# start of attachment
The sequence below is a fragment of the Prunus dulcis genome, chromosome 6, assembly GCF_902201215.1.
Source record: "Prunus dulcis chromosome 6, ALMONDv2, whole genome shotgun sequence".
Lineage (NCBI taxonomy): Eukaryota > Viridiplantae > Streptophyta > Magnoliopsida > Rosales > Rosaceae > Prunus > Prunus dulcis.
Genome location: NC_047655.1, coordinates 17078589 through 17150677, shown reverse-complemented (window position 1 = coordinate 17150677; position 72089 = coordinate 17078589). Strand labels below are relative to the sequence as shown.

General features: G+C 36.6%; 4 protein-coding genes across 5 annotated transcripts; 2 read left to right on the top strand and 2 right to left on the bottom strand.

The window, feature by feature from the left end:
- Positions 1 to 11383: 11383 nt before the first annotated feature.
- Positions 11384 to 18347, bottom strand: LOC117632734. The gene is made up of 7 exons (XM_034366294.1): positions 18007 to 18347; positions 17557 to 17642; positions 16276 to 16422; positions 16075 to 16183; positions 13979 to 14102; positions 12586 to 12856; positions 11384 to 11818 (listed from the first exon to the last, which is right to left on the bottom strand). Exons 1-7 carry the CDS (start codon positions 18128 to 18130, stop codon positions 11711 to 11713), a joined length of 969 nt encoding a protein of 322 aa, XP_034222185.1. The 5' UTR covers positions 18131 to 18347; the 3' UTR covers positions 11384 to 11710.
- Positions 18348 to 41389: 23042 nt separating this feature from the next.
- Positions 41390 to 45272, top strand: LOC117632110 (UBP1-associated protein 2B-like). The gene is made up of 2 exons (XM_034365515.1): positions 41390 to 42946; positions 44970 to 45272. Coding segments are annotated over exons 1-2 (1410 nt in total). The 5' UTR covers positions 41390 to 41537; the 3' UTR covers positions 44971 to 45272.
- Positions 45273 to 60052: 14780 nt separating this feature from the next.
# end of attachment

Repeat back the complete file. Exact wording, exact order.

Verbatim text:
The sequence below is a fragment of the Prunus dulcis genome, chromosome 6, assembly GCF_902201215.1.
Source record: "Prunus dulcis chromosome 6, ALMONDv2, whole genome shotgun sequence".
Lineage (NCBI taxonomy): Eukaryota > Viridiplantae > Streptophyta > Magnoliopsida > Rosales > Rosaceae > Prunus > Prunus dulcis.
Genome location: NC_047655.1, coordinates 17078589 through 17150677, shown reverse-complemented (window position 1 = coordinate 17150677; position 72089 = coordinate 17078589). Strand labels below are relative to the sequence as shown.

General features: G+C 36.6%; 4 protein-coding genes across 5 annotated transcripts; 2 read left to right on the top strand and 2 right to left on the bottom strand.

The window, feature by feature from the left end:
- Positions 1 to 11383: 11383 nt before the first annotated feature.
- Positions 11384 to 18347, bottom strand: LOC117632734. The gene is made up of 7 exons (XM_034366294.1): positions 18007 to 18347; positions 17557 to 17642; positions 16276 to 16422; positions 16075 to 16183; positions 13979 to 14102; positions 12586 to 12856; positions 11384 to 11818 (listed from the first exon to the last, which is right to left on the bottom strand). Exons 1-7 carry the CDS (start codon positions 18128 to 18130, stop codon positions 11711 to 11713), a joined length of 969 nt encoding a protein of 322 aa, XP_034222185.1. The 5' UTR covers positions 18131 to 18347; the 3' UTR covers positions 11384 to 11710.
- Positions 18348 to 41389: 23042 nt separating this feature from the next.
- Positions 41390 to 45272, top strand: LOC117632110 (UBP1-associated protein 2B-like). The gene is made up of 2 exons (XM_034365515.1): positions 41390 to 42946; positions 44970 to 45272. Coding segments are annotated over exons 1-2 (1410 nt in total). The 5' UTR covers positions 41390 to 41537; the 3' UTR covers positions 44971 to 45272.
- Positions 45273 to 60052: 14780 nt separating this feature from the next.